Transiting extrasolar planets offer particularly valuable insight into the detailed properties of planets in other stellar systems. Besides providing direct measures of mass (with no complications for v sin(i)) and radius (from accurate time-series photometry), spectroscopic observations obtained during either transit or planetary eclipse can probe the atmospheric structure and chemical composition. The results from those measurements can be used to test, and improve, theoretical models of extrasolar planets. These observations are best done from space: indeed, the only successful atmospheric observations to date have been with HST and Spitzer. Most attention has focused on the larger transiting planets, notably hot Jupiter systems like HD 209458b, HD 189733b, and HD 149026b. Recently, observations have turned towards a number of lower-mass hot Neptunes, such as Gl 436b and HAT-P-11b. In all of these systems, the transiting exoplanet lies relatievly close to the parent star, with the outer layers of the atmosphere reaching temperatuers of several thousand degress. The present program takes the ambitious step of moving towards transiting exoplanets at larger separations, and therefore with cooler atmospheric temperatures. The prime target is HAT-P-17b, a sub-Jovian-mass (0.53 MJ) planet in a ~10.3-day, relatuvely eccentric (e~0.34) orbit around a mid-type G dwarf lying at a distance of ~80-100 parsecs. The system also includes at least one other planet, a more massive (>1.2 MJ) object on a near-circulare 1794-day orbit. Stellar irradiation of the inner planet is likely to lead to atmospheric temperatures in the range ~630-950K. This program will use spectroscopic observation with STIS and WFC3 to probe the stellar spectrum during transits of the inner planet, and search for key elemental signatures at optical and near-infrared wavelengths.

GO 13476: Proper Motion and Internal Kinematics of the SMC: are the Magellanic Clouds bound to one another?

The Large Magellanic Cloud (upper left) with the Small Magellanic Cloud (right) and the (foreground) Galactic globular cluster47 Tucanae
The Large Magellanic Cloud (LMC) and the Small Magellanic Cloud (SMC) are the most massive satellites of the Milky Way galaxy. The orbital motions of these systems can be used to probe the mass distribution of Milky Way, and backtracking the orbits can shed light on how the three systems have interacted, In particular, the well known Magellanic Stream, stretching between the two Clouds, is thought to be a product either of interactions between the Clouds, or of ram-stripping of gas from the LMC on its last passage through the Plane of the Milky Way. Understanding the full scope of the interactions demands knowledge of the tangential motions of these systems - that is, proper motion measurements. Given the distances of the Clouds (~50 kpc.), the actual motions amount to only a few milliarcseconds, but the high spatial resolution and high stability of HST imaging makes such measurements possible. Past observing programs (eg GO 11730) have concentrated on the LMC, using the now-defunct ACS High Resolution Camera (ACS/HRC), the Planetary Camera on WFPC2 and the UVIS camera on WFC3 to target known QSOs lying behind the Clouds; the QSOs serve as fixed reference points for absolute astrometry of the numerous foreground LMC/SMC stars. The present program aims to build on those results by targeting 30 newly identified QSos behind the SMC for WFC3 observations ove a two-year span. The new observations should enable astronomers to not only refine the mean motion of the SMC, but also probe the internal rotation and velocity dispersion of stars in the Small Cloud.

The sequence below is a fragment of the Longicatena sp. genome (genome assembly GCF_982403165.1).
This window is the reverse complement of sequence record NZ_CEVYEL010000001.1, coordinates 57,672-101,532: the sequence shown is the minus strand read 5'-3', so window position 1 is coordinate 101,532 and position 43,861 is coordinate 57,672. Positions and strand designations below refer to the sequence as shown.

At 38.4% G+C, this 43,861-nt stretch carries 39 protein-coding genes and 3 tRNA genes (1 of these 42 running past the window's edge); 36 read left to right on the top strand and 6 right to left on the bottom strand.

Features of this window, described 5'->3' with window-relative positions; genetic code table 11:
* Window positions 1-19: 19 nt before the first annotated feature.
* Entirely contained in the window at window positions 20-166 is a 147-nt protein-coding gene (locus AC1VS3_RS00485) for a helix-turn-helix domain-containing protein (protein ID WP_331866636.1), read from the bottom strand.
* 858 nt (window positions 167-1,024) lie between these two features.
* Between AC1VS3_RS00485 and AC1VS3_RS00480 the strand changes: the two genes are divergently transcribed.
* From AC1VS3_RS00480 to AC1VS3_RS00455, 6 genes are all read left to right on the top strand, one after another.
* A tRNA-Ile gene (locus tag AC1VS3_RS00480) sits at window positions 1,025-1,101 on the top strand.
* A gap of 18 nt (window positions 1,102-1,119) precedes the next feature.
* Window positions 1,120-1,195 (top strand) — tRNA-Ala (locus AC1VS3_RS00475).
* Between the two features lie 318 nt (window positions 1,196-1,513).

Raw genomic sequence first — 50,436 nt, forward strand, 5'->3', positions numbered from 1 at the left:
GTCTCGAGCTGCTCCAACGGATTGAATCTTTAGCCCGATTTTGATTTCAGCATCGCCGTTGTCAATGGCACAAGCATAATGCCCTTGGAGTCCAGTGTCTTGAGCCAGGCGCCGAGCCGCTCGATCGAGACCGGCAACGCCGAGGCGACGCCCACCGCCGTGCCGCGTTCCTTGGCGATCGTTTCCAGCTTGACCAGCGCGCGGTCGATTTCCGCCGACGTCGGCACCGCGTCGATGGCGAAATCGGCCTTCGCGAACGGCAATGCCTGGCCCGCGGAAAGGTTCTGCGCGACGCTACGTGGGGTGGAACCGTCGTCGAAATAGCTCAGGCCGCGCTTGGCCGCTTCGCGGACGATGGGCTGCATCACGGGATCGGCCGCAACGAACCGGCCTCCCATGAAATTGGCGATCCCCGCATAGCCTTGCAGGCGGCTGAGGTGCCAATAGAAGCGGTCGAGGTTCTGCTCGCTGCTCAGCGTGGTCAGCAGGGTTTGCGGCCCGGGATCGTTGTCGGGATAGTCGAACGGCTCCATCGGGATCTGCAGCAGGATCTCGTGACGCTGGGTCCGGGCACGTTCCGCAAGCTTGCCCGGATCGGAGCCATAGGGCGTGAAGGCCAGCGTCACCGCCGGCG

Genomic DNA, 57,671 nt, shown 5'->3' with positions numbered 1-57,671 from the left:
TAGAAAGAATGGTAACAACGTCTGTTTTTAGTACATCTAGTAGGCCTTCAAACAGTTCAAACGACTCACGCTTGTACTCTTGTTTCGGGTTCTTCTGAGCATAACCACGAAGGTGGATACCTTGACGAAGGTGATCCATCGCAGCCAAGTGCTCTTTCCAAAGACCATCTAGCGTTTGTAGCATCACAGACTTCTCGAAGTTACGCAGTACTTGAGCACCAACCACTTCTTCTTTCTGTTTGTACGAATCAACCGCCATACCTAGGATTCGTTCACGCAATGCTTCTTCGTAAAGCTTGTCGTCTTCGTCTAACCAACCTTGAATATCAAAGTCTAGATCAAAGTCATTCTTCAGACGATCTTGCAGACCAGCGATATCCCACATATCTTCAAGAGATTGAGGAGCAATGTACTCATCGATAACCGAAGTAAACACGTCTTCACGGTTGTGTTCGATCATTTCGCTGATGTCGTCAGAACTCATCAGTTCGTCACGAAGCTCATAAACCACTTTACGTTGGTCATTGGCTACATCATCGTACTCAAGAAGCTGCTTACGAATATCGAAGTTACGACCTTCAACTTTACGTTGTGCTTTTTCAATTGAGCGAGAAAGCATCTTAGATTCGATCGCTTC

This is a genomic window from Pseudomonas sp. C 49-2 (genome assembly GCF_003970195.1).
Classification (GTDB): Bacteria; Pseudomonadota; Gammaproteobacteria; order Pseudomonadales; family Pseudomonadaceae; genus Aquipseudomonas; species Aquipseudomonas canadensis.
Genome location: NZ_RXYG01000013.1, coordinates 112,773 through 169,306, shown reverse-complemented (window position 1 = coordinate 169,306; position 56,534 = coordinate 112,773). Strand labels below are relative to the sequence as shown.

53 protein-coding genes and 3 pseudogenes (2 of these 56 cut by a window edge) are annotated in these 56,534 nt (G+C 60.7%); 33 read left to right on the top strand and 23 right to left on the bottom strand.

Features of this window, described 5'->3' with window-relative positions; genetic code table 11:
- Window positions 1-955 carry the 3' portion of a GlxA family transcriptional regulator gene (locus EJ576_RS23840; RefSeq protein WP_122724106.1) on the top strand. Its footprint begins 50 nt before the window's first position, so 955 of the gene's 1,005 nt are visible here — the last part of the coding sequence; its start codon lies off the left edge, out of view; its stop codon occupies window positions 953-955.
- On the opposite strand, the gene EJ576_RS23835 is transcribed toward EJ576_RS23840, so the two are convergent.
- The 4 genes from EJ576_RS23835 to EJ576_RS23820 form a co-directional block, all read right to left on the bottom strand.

GO 13495: HST Frontier Fields - Observations of Abell 2744

Pandora's Cluster, Abell 2744: the Chandra X-ray image, tracking hot gas, is plotted in red; the inferred dark matter distribution in blue
The overwhelming majority of galaxies in the universe are found in clusters. As such, these systems offer an important means of tracing the development of large-scale structure through the history of the universe. Moreover, as intense concentrations of mass, galaxy clusters provide highly efficient gravitational lenses, capable of concentrating and magnifying light from background high redshift galaxies to allow detailed spectropic investigations of star formation in the early universe. Hubble imaging has already revealed lensed arcs and detailed sub-structure within a handful of rich clusters. At the same time, the lensing characteristics provide information on the mass distribution within the lensing cluster. The present program builds on the highly successful CLASH program,which used 17-colour ACS/WFC3 images to map 25 galaxy clusters, tracing the mas profile and the dark matter distribution. in addition, the observations identified several lensed galaxies at redshifts that enter the JWST domaine, with the most distant object lying at a redshift z~11, within a few hundred million years of the Big Bang. The Frontier Fields program is a large-scale Director's Discretionary program that capitalises on the latter characteristic by targeting 4-6 strong-lensing galaxy clusters for very deep optical and near-infrared imaging. WFC3 and ACS will be used to observe the clusters, with simultaneous imaging obtained in parallel of a nearby "blank" field. Since the observations need to made at a specific orientation, they are being taken in two sets, ~6 months apart, alternating between detectors. Abell 2744, Pandora's Cluster, is the first target, with the cluster being imaged with WFC3-IR and the nearby blank field with ACS on the cluster field and WFC3-IR on the parallel field.

Past weeks:
page by Neill Reid, updated 14/10/2012